Friday, September 21, 2012

Theme Thursdays - Pigs

In our homeschooling adventures this year, I am seeking to break free of traditional school methods and curriculum.  As a classically-trained teacher, just the thought of shying away from the familiar and the "normal" frightens me.
But we are doing it.
And the more we venture out of MY comfort zone, the more relaxed and more excited I become.  THIS, I realize, is exactly why - the intangible reason why - I wanted my kids home with me in the first place.
As part of our new adventures, we are doing a theme day once a week in which we abandon our regular activities, take up a theme, and focus all of our activities on the theme.  I plan the day in advance to be sure we will get in mathematics and reading and all the important subjects (all in theme of course).  I also plan a kitchen activity and an art project as well. 
Here on Temporary Insanity, I will be posting Theme Thursdays each week to share what activities we did and what resources we used on our special day.  All of the instructions and links will be right here so please feel free to use them.  I am including lots of extra ideas as well - no need to do them all, of course!  Keep in mind that my activities are tailored to two kindergarteners and one second-grader;  you can adjust them to fit your family.
This week, the theme is pigs. 
      One of my favorite things about theme days is the amount of books we delve into together.  Here's what we read:
1.  Pink Pigs APlenty by Sandy Nightingale (a counting book - great for practicing math skills)
2.  Piggies in the Kitchen by Michelle Meadows 
3.  Pigs in the Mud in the Middle of the Rud by Lynne Plourde (lots of onamatopoeia and silly words - fun for new readers!)
4.  If You Give a Pig a Pancake by Laura Numeroff
And here are some other book ideas:
5.  Any of the Elephant and Piggie books by Mo Willems.  My daughter LOVES reading these books aloud to her brothers, and her brothers think Piggie is hilarious.
6.  Perfect Piggies by Sandra Boynton
7.  Any of the Mercy Watson books by Kate DiCamillo (great for early readers!)
8.  ABC - I Like Me by Nancy Carlson (super cute alphabet book)
9.  Charlotte's Web by E.B. White (just read a few excerpts from this longer book - can't miss with this classic)
10.  Do Not Open This Book by Michaela Muntean
     Of course, we read books #1-4 together.  After reading Pink Pigs APlenty, we talked about the letter P and the sound it makes.  The kids helped come up with a list of twenty words that started with P, and the Drama Queen practiced her writing (and spelling!) by putting them up on the white board.  The Drama Queen got to read If You Give a Pig a Pancake  aloud to all of us.  We talked about actions and consequences, and then made up our own "If you...then" story.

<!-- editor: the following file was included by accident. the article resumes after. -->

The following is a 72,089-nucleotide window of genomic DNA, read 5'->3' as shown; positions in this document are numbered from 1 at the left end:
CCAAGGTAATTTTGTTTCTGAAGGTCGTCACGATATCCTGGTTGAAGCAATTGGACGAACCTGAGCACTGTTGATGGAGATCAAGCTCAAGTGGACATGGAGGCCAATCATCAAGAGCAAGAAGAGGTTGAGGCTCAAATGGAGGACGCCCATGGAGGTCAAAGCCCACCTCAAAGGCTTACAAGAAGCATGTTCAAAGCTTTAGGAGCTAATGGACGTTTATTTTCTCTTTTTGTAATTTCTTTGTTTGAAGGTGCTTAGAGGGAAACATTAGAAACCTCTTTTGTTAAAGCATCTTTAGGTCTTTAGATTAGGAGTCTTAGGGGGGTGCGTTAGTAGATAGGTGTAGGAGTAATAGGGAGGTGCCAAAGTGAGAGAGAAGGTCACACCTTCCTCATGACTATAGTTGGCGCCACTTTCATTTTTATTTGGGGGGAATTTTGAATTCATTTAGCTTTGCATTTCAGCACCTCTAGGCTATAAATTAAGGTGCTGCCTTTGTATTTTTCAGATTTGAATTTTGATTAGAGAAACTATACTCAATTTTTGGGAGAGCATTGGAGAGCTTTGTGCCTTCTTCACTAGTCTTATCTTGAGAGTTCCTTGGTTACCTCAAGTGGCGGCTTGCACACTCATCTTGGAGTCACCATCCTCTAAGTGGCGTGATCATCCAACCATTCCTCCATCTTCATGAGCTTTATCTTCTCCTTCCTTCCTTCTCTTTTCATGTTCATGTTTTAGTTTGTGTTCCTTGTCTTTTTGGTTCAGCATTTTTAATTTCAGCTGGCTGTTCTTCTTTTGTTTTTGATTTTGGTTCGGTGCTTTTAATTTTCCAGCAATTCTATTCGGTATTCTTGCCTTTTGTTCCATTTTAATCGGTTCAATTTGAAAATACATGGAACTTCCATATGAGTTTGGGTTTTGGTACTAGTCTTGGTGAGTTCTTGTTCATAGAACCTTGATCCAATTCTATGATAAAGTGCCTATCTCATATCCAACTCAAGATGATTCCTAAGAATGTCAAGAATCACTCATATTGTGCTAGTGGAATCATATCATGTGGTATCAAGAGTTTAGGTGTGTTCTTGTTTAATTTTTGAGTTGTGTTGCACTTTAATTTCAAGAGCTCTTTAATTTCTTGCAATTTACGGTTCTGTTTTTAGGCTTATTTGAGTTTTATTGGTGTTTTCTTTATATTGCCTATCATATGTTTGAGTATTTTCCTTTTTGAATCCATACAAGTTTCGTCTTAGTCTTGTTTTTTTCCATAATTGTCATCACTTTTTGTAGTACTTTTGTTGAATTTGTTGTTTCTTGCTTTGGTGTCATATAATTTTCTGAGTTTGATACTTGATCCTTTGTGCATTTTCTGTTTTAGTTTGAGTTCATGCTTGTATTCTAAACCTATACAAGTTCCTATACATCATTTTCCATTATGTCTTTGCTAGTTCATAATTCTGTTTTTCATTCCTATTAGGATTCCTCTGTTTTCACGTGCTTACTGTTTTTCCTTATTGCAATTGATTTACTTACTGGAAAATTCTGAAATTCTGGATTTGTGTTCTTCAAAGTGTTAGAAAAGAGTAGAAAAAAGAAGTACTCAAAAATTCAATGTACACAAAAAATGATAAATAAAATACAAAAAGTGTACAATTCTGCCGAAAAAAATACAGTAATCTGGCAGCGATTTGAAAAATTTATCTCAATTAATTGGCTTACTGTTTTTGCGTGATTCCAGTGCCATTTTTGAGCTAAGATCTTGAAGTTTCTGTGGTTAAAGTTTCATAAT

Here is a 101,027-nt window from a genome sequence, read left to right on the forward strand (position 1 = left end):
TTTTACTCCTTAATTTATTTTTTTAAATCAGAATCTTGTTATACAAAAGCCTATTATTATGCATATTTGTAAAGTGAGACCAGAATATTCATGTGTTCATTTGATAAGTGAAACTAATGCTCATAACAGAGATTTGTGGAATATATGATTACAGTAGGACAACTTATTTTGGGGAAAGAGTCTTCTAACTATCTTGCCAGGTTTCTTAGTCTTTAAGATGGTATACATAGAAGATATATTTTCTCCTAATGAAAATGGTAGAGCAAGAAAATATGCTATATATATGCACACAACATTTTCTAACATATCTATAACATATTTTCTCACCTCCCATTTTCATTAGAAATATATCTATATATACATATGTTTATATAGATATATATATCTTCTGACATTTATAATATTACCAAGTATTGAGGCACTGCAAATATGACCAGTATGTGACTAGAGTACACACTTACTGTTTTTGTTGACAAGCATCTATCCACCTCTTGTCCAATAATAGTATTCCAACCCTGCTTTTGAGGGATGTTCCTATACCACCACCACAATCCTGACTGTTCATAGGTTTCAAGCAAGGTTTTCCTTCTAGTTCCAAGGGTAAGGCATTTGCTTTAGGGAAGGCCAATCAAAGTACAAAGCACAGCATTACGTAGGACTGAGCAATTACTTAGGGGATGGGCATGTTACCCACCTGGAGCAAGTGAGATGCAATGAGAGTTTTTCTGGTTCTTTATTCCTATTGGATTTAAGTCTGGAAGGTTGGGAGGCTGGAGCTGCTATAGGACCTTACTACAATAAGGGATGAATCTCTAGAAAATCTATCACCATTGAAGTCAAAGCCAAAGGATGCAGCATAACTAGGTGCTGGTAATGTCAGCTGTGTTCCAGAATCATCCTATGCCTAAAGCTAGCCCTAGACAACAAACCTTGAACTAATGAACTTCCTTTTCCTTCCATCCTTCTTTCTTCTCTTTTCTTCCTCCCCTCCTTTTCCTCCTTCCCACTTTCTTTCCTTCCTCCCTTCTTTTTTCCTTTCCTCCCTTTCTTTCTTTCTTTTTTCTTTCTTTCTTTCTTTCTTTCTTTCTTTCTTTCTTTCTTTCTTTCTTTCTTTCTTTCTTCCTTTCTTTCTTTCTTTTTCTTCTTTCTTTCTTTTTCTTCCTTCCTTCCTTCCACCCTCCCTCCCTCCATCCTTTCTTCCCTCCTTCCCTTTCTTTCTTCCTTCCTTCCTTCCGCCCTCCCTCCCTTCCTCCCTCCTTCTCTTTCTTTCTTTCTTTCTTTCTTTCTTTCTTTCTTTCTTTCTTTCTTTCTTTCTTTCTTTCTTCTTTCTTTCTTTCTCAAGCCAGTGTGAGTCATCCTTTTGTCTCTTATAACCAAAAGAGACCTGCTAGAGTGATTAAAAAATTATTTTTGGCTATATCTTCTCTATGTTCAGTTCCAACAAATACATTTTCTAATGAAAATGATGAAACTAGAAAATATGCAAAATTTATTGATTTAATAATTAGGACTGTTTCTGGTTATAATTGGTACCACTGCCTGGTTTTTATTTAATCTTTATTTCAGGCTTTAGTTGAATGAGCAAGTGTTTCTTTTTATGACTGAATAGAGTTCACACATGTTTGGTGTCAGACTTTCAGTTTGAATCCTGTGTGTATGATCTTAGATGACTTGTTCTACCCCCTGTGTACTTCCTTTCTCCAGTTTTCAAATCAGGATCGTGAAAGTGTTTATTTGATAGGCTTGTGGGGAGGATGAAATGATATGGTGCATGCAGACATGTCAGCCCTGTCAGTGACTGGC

The boys are still working on counting and identifying numbers.  So, I told them the story of the three pigs.  Then we made houses out of "sticks" (toothpicks) and counted them, practicing writing the numbers on the paper next to the houses.  The Drama Queen worked on her "skip-counting" with the same project.  I had her focus on counting by twos, fives, and tens. 
     We decided to make Perfect Piggie Eggs to learn kitchen skills and make a snack.  Making perfect hard-boiled eggs is a great kitchen skill to learn.  I taught the kids to put the eggs into the pot first before covering them with cold water and a dash of vinegar.  When the water came to a full boil, we removed the pot from the hot burner and covered it for fifteen minutes.  (Science lesson here:  If the eggs cook too long, the iron in the egg yolk and the sulfur in the egg white react to form a grayish-green color.)  After fifteen minutes, the kids helped me move the eggs immediately into ice water to stop the eggs from cooking any further.  Peeling the eggs proved to be too stressful a task for the boys; so I did that myself before we got to the fun part.  We deviled the yolks with a simple mix of mayo, yellow mustard, and salt.  I cut the carrots into ears and nostrils while the Drama Queen cut string cheese into pig snouts.  We put the peas, carrots, cheese snouts, and deviled yolk mixture on the table, and everyone got to creating their pigs.  And eating them. 
Some other kitchen activities to go with a pig theme:
1.  Pigs in a Blanket
2.  Piggie Cupcakes
3.  Pig Cookies
     I like to keep art projects simple, especially for the Beast.  He gets easily frustrated with complicated projects.  These paper bag pig puppets were super easy to make.  The kids practiced cutting and gluing skills to make these, and then they had the opportunity to demonstrate their drama skills to their baby sister.
Some other pig art projects you might consider:
1.  Piggy Bottle Bank
2.  Egg Carton Pigs
3.  Balloon Piggy
     We borrowed National Geographic's Really Wild Farm Animals dvd from the library and watched it during lunch.  The kids learned that farm pigs have relatives in the wild (warthogs) and a host of other pig facts that even I didn't know.
Other science activities in a pig theme:
1.  Fun Pig Fact Website
2.  Experiments based on The Three Little Pigs

The kids loved it.  They can't wait for Theme Day every week!  I usually tell them on Monday what the theme is so they can look forward to it all week. :)

Next week is Apples! 

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